- Over the past decade, a program called Young Scholars has tried to address the wide disparity in the number of low-income and minority students in gifted and talented programs in Fairfax County schools by identifying promising students at a very young age (WaPo, 4/10):
Experts have put forth a variety of theories to explain why bright students in some groups fail to excel: They may enter kindergarten less ready; lack access to enriching resources or activities; face pressure from peer groups that stigmatize high achievement; or contend with instability at home. A lack of basic skills may mask their potential, and teacher bias may creep in.
As Carol Horn, Fairfax County Public Schools’ K-12 program coordinator, made the rounds at schools with high low-income and minority populations in 2000, she learned that bright students were often perilously behind by third grade, when most decisions about gifted services were made.
“The principals said, ‘You really need to start looking in kindergarten and have something for those students,’ ” Horn says. After a pilot program that included a three-week summer camp, Young Scholars was up and running. Today it has expanded to 82 Fairfax schools, serving 5,266 students in kindergarten through eighth grade, with roughly half coming from low-income families and half identified because they speak English as a second language.
- As DCPS implements the Common Core Standards, teachers say students are learning to read better. (WAMU, 4/14)
- Community college-university pipeline eases higher-ed route (WaPo, 4/10)
- The Post has announced 20 winners of the Agnes Meyer Outstanding Teacher Award at schools throughout the region. (WaPo, 4/10)
- The region’s population growth has finally started cooling off. Economists point to federal budget cuts for the slowing growth. D.C. proper, on the other hand, is still attracting swarms of new residents. (WaPo, 4/11)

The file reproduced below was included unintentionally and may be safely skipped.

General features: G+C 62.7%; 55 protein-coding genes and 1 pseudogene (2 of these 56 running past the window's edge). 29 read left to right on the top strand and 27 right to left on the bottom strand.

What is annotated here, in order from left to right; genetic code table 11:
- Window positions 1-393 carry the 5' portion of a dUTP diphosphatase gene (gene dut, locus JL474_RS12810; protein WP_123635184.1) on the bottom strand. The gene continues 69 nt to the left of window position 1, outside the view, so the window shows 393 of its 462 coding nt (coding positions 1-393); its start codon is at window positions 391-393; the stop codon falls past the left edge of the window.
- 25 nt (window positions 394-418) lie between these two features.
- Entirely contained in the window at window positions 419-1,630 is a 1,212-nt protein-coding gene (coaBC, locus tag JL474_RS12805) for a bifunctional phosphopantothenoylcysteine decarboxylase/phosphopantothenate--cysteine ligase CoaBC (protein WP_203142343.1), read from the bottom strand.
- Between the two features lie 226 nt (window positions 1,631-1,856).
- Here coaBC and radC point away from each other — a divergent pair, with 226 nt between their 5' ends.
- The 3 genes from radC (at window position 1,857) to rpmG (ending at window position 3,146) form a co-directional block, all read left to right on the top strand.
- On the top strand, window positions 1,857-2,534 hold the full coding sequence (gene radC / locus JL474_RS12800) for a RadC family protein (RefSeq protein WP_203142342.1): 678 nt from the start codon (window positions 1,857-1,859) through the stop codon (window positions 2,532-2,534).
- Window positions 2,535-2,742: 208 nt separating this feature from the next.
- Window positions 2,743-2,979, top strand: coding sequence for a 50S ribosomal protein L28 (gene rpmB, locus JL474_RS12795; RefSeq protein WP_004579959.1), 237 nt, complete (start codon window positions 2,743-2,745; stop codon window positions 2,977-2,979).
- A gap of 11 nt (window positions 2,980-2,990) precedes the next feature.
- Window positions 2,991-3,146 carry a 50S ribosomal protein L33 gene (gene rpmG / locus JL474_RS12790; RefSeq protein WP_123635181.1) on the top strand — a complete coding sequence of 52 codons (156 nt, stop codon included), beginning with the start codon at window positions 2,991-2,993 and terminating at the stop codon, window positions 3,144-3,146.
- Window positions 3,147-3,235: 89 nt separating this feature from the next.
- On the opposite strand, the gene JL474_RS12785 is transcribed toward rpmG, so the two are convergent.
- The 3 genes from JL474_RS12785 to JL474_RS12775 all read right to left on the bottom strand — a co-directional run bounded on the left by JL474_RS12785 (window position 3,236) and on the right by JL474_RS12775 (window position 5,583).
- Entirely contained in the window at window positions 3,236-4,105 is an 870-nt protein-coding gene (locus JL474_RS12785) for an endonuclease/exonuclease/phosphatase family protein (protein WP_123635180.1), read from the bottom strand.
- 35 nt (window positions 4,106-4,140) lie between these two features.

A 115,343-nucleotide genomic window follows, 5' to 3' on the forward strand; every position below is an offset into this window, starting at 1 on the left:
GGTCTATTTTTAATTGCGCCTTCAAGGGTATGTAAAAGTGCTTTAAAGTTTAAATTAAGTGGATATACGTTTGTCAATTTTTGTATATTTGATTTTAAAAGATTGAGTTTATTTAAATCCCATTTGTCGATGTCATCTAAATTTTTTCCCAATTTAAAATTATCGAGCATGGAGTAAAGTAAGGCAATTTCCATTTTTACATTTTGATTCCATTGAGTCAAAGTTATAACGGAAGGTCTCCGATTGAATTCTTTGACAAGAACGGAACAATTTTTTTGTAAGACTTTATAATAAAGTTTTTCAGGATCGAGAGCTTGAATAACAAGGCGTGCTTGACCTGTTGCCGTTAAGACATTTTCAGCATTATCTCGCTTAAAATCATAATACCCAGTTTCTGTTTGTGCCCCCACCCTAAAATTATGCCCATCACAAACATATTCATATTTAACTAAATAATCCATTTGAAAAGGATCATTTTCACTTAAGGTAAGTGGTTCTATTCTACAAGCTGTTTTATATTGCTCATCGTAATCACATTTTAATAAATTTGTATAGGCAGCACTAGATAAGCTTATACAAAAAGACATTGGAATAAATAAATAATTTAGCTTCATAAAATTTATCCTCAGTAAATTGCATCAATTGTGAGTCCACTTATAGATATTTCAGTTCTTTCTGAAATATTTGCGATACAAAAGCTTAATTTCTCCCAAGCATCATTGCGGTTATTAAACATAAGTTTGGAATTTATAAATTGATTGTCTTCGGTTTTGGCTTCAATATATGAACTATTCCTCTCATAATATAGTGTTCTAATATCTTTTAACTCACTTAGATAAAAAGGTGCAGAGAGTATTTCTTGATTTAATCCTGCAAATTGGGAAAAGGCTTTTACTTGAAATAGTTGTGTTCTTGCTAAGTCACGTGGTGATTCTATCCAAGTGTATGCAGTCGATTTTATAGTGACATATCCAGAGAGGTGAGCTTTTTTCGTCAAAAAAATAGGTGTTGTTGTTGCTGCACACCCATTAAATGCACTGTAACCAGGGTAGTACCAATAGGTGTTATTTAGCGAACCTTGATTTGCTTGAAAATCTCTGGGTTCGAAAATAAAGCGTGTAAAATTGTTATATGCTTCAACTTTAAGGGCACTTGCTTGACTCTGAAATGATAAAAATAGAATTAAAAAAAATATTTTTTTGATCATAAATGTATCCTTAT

- Speaking of budget cuts: the national parks in the area, which are huge sources of revenue for jurisdictions across the region, are feeling the pinch as Congress has cut spending on them over the past few years. (WAMU, 4/14)
FOOD | Lindsay Smith, consultant for the Washington Regional Food Funders, reflects on Michael Twitty’s message about why the cultural heritage of food is as important to consider as environmental sustainability and other related issues at the kickoff of WRAG’s Brightest Minds series. (Daily, 4/14)
HOMELESSNESS | Since Mayor Gray launched the 500 Families, 100 Days initiative two weeks ago, 26 families have moved out of the homeless shelter at D.C. General. (DCist, 4/11)
HOUSING | Md. gubernatorial hopeful Brown calls for major increase in affordable housing program (WaPo, 4/14)
WORKFORCE | At Potomac Job Corps Center, working to bridge the skills gap (WaPo, 4/13)
ENVIRONMENT | DC-area transportation is not on track to meet climate change goals (GGW, 4/11)
NONPROFITS | Catching up with Patty Stonesifer (WaPo, 4/13)
Who would have thought that this super famous and super boring Microsoft desktop image would actually be kind of interesting?